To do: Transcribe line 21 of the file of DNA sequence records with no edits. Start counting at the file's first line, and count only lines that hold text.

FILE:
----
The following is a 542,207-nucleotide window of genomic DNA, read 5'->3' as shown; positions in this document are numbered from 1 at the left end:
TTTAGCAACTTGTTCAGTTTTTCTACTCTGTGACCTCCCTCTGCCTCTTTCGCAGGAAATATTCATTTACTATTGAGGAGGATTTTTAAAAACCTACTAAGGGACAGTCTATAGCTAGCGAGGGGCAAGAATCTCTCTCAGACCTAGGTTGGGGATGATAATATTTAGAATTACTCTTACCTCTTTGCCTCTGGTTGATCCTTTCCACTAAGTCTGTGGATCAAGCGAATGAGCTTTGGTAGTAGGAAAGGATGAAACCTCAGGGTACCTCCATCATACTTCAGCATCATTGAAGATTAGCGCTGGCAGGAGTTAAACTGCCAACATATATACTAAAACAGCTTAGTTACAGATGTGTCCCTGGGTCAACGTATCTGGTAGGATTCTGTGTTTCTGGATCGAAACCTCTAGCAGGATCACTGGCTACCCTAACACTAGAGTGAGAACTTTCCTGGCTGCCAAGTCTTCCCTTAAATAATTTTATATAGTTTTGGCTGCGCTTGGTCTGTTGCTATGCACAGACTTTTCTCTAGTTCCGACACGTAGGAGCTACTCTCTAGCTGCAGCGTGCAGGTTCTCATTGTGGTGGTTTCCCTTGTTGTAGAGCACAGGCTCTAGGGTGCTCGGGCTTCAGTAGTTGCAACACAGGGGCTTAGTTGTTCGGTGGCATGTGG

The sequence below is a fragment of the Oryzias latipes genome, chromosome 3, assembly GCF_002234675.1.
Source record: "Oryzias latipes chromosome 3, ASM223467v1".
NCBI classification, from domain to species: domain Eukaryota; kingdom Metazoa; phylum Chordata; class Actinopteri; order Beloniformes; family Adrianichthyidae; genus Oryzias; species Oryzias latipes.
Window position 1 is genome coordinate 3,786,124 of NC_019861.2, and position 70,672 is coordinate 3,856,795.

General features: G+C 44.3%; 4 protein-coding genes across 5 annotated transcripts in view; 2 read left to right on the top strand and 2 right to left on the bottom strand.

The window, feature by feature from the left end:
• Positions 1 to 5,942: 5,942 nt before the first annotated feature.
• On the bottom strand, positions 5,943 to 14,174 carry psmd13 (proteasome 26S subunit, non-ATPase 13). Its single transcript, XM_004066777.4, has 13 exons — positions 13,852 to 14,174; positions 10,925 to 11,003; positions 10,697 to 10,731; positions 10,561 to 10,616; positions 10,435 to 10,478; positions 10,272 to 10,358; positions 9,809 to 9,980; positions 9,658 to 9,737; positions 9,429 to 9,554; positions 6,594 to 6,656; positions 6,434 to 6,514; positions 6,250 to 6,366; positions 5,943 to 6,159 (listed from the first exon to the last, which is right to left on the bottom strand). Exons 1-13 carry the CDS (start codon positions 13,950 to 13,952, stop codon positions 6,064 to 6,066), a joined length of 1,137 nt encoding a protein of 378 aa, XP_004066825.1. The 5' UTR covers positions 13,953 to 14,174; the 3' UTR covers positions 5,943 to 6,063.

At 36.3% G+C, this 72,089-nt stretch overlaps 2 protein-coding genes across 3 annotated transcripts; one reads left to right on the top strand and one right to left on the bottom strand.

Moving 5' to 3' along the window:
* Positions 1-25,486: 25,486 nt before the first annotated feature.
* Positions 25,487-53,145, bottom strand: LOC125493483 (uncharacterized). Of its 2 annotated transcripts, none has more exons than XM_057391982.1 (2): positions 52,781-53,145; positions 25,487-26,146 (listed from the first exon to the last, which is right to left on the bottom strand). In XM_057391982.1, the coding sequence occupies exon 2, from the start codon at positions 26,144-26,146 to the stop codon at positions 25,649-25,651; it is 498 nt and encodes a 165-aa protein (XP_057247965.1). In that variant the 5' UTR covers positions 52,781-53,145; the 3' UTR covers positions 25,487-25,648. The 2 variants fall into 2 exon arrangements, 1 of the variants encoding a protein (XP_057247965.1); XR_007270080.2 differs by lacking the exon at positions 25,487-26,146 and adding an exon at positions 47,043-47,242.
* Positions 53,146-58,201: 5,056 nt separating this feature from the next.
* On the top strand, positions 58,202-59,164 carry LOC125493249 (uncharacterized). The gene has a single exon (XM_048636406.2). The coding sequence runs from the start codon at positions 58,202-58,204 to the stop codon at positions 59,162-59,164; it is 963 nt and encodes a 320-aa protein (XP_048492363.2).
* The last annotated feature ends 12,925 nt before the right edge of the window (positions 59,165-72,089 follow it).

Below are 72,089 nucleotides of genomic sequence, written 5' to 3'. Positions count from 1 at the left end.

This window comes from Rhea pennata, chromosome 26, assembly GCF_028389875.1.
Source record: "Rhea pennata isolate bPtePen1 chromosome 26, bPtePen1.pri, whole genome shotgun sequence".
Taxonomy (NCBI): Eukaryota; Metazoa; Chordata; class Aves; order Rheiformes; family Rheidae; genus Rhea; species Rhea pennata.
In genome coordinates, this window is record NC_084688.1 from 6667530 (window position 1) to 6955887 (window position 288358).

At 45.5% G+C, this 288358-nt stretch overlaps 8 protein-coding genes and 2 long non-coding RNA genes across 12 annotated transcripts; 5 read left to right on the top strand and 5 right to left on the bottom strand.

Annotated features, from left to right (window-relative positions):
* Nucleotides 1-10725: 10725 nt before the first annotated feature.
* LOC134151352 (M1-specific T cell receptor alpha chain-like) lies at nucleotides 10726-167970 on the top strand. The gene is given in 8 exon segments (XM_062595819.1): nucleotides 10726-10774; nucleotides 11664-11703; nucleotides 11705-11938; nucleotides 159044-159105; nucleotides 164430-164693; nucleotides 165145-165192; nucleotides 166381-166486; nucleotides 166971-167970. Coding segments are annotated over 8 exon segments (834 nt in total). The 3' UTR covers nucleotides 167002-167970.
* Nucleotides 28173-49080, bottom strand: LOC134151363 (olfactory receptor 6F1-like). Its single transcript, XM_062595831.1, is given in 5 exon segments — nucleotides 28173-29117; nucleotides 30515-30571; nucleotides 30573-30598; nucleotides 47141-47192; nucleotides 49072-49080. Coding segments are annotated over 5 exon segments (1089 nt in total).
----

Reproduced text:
Taxonomy (NCBI): Eukaryota; Metazoa; Chordata; class Aves; order Rheiformes; family Rheidae; genus Rhea; species Rhea pennata.